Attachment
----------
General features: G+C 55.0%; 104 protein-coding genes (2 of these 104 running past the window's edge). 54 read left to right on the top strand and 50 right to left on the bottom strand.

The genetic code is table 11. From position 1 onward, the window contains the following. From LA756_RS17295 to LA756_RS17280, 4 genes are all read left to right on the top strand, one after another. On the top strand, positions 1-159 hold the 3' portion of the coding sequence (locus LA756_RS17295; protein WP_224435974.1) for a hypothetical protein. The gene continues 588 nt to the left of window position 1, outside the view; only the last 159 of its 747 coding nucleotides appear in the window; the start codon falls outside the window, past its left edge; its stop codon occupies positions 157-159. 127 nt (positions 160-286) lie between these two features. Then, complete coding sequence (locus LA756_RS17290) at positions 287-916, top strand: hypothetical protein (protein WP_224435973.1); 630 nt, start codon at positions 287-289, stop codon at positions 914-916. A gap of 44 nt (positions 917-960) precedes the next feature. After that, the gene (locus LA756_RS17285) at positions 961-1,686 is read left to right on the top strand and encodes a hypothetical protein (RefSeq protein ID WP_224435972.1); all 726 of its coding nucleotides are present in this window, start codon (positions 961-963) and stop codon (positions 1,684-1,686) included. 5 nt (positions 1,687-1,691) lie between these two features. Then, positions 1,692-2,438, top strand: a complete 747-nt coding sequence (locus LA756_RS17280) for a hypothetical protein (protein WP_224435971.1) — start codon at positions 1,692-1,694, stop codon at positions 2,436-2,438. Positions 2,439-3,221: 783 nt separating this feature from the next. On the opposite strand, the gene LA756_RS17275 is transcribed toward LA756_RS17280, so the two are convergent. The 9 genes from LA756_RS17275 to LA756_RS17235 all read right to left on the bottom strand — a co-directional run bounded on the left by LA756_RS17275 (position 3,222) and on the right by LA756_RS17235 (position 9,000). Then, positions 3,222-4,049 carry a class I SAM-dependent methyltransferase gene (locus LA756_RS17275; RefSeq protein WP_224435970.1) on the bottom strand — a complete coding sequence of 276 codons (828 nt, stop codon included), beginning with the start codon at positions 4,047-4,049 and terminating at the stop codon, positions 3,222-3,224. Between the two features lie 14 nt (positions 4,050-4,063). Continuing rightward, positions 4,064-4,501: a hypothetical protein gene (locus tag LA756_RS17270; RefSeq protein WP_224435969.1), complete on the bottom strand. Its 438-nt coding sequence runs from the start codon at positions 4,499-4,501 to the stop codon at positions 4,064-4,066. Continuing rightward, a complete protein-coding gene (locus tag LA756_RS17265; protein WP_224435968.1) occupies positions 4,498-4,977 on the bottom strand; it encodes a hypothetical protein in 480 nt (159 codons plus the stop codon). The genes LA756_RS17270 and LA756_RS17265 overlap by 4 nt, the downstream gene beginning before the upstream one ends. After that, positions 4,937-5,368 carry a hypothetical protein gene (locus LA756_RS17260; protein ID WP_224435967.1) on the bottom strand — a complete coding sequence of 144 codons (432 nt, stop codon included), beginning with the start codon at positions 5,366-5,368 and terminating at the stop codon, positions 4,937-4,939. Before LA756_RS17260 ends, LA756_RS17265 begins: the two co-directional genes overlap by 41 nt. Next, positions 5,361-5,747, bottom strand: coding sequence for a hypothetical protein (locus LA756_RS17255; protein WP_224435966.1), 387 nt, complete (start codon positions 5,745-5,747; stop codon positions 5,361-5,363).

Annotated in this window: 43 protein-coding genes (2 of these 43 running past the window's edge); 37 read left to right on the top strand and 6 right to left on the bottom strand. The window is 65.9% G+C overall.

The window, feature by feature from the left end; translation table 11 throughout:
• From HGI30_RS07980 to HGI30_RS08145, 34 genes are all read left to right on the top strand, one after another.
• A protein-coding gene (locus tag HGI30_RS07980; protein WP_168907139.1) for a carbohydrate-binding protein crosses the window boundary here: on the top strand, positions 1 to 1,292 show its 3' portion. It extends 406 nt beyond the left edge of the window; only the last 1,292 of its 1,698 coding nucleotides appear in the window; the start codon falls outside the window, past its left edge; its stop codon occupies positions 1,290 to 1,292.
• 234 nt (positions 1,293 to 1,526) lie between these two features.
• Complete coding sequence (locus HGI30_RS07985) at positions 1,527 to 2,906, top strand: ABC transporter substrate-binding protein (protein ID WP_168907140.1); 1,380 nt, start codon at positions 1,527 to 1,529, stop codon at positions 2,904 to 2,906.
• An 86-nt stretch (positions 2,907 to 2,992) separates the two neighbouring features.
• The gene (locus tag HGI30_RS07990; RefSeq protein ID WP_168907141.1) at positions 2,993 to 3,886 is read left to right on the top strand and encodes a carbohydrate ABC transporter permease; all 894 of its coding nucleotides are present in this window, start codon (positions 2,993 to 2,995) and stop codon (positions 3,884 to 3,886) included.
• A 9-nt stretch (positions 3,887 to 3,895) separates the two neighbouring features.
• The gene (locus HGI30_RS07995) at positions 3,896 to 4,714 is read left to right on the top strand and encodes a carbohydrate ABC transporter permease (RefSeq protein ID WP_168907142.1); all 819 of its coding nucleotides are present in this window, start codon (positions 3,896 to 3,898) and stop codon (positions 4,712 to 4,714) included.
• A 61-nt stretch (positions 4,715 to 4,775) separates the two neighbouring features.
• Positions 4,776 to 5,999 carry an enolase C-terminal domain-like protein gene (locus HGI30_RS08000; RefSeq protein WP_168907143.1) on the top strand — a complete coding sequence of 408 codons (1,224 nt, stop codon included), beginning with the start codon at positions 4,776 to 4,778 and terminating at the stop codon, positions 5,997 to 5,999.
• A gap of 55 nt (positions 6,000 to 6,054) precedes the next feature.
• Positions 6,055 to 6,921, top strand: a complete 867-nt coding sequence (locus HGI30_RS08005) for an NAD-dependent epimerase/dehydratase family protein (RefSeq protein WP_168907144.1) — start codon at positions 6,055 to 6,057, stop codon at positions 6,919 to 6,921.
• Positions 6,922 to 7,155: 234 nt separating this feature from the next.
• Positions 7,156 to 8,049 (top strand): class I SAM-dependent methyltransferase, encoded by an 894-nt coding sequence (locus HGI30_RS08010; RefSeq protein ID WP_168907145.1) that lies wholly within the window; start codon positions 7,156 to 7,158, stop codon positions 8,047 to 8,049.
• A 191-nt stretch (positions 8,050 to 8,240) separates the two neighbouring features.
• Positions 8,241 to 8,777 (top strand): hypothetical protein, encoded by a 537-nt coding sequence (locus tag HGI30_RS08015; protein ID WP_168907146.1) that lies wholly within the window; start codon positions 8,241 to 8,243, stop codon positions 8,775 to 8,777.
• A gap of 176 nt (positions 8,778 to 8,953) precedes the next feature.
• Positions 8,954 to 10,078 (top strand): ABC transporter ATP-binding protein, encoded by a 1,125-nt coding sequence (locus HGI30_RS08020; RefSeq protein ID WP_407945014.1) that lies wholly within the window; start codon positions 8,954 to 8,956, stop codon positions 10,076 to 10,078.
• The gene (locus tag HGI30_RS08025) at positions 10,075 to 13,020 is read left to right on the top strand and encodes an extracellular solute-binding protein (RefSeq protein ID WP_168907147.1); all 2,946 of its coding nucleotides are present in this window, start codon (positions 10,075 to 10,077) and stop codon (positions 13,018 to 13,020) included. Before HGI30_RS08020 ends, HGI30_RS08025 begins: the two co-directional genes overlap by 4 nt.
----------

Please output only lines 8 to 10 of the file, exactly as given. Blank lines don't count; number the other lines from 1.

• Complete coding sequence (locus HGI30_RS07985) at positions 1,527 to 2,906, top strand: ABC transporter substrate-binding protein (protein ID WP_168907140.1); 1,380 nt, start codon at positions 1,527 to 1,529, stop codon at positions 2,904 to 2,906.
• An 86-nt stretch (positions 2,907 to 2,992) separates the two neighbouring features.
• The gene (locus tag HGI30_RS07990; RefSeq protein ID WP_168907141.1) at positions 2,993 to 3,886 is read left to right on the top strand and encodes a carbohydrate ABC transporter permease; all 894 of its coding nucleotides are present in this window, start codon (positions 2,993 to 2,995) and stop codon (positions 3,884 to 3,886) included.